To gable vent or not to gable vent
Photo by Nicholas Paul
This question came from the comments for my recent Extend the life or your roof with proper ventilation article:
I had a roof replaced last summer and had similar differing opinions on ventilation, My attic is not finished. The underside of the roof deck is not insulated and is visible and exposed. All the insulation is between the ceiling joists.
I have open soffit vents for the entire length of the soffits, ridge vents along the entire length of the ridge, and three large gable vents. I was told by two roofers that the gable vents are not needed and are actually resulting in not enough air flow through the soffits.
All these vents were installed 25 years ago, and, since that time, there has been no visible moisture problems such as ice dams or condensation. When this second roof was installed last summer, there was no need to replace any plywood. Only the shingles were badly deteriorated.
If I closed the gable vents, would that help get better air flow during the summer months, and possibly help keep the underside of the shingles a bit cooler, and maybe even prolong their life a bit more?
Are my gable vents a problem, and should I close them?
—Fred W., Pinckney MI
A properly vented attic follows the simple law of nature — heat rises. But due to the complexity of this law within a residential attic, organizations and research firms have been investigating this issue for many years.
I'm glad to hear that you've had little issue with your roof. Most improperly vented roofs can cause major problems. The attic can reach up to 60 degrees higher than outside summer temperatures, causing the shingles to prematurely deteriorate and can contribute to ice damming during the winter months.
In the 1930s, insulation started to become commonly used to primarily keep moister out of the attic. It wasn't until the 1940s that subsequent building codes and the American Society of Heating Refrigerating and Air-Conditioning Engineers (ASHRAE), standards were put into place to regulate insulation and attic venting practices.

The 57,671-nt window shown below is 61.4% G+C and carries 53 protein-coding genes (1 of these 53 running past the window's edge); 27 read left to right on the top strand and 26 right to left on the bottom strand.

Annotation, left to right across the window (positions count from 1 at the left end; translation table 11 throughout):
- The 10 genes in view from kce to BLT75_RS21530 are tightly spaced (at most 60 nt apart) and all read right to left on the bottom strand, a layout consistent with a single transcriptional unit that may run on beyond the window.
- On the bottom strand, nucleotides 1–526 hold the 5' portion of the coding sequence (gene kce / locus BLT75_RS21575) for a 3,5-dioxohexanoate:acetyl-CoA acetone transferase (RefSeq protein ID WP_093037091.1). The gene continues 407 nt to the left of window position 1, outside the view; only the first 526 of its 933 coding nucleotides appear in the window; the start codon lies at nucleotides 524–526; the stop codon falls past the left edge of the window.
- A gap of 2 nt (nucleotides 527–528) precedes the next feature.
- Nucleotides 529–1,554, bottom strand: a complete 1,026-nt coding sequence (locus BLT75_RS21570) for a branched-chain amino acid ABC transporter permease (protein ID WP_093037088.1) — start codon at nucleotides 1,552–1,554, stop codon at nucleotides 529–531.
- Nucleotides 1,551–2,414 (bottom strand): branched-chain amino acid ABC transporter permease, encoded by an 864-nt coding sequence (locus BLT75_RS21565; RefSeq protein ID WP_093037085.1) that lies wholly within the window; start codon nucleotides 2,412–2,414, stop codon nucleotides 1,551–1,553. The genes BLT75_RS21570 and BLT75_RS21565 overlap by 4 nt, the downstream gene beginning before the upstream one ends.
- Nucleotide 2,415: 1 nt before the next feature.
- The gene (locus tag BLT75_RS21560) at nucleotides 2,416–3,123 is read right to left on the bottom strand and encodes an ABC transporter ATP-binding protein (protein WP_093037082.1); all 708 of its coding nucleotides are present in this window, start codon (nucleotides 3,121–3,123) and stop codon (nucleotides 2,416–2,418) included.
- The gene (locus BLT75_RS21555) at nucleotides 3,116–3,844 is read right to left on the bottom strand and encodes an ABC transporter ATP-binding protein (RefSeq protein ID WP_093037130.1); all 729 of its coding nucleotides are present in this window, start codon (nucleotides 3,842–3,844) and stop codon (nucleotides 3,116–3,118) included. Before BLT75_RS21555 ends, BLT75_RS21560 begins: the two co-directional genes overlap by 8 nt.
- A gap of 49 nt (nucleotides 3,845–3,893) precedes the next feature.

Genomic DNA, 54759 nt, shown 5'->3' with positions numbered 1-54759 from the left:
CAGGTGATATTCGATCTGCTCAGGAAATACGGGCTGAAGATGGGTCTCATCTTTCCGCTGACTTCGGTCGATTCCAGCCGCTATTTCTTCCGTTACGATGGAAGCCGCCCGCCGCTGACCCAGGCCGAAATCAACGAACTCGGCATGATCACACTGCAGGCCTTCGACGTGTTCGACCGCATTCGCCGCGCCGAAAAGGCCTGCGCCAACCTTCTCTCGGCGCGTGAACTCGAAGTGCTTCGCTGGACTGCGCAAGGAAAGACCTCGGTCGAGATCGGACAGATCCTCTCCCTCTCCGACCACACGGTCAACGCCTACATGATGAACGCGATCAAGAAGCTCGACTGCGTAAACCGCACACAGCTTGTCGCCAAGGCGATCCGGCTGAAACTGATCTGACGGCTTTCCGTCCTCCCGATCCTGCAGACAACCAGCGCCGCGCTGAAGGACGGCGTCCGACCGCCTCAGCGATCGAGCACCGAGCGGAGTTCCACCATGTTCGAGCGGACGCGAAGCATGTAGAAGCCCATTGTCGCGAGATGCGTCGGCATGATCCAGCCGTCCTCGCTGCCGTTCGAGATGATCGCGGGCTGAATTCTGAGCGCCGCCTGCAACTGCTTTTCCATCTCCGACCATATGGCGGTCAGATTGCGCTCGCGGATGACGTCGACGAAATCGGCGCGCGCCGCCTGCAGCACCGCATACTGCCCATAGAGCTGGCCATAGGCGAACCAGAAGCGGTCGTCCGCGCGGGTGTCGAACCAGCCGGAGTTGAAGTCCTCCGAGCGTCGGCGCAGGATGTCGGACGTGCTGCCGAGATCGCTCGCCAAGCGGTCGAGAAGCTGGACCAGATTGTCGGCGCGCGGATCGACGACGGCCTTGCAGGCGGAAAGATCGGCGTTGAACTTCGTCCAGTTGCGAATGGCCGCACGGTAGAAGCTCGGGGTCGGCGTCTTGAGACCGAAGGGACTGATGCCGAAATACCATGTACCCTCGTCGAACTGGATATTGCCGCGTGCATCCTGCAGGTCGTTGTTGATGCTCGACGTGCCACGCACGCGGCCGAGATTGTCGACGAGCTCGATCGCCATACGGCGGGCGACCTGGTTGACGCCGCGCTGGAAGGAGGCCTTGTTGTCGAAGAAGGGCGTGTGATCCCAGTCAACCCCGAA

Because of upgraded building products and methods, further research was needed to correctly identify proper ventilation techniques and uphold the two fundamental principles of a well ventilated roof — keep the heat and moisture out. This can be accomplished by maintaining the same approximate temperature and dew point as the outside air.
The fundamental principle of a ridge vent is to ventilate a constant and even air flow from the soffit vents across the underside of the roof then exiting through it. Many roofing contractors discourage using a gable vent with ridge vent and soffit vents because a gable vent interrupts the proper airflow and can cause the air current to flow perpendicular and unevenly throughout the attic.
This can eliminate the pull of air through the soffits to the ridge, thus not properly moving enough air or the direction of it. And that can cause premature deterioration to your shingles and allow moisture into your attic.
According to Adam Helfman, home improvement expert and radio show host, most gable vents installed now-a-days are used for aesthetics rather than venting because of the gable vent inefficiencies.
Why else are gable vents undesirable with ridge vents? According to a report prepared for New York State Energy research and Development Authority conducted by Synertech Systems Corp. in 1993, not only do gable vents largely depend on the wind direction and but have been reported to create suction bringing snow into the attic.
Therefore, back to the first paragraph, heat rises, which means the air entering the soffit vents then exiting the ridge vents are the best solution for many normal roofing structures.
Handyman Tip: I’ve heard of ridge vents getting clogged with blown in insulation. Be sure to keep them clean for proper air flow.
Again, I’m glad to hear that you haven't had any issues with your existing roof; however, from my research, your best bet is to cover the gable vents to ensure proper airflow and moisture control.
Paul is a State of Michigan Licensed Builder. Paul serves as President and founding member of Nationally franchised HandyPro Handyman Service, servicing Washtenaw, Wayne and Oakland Counties. www.handypro.com. Listen to Paul every Saturday at 11 a.m. on “It’s Your Business, Make It Happen” WAAM Talk 1600AM. Email questions or comments to firstname.lastname@example.org.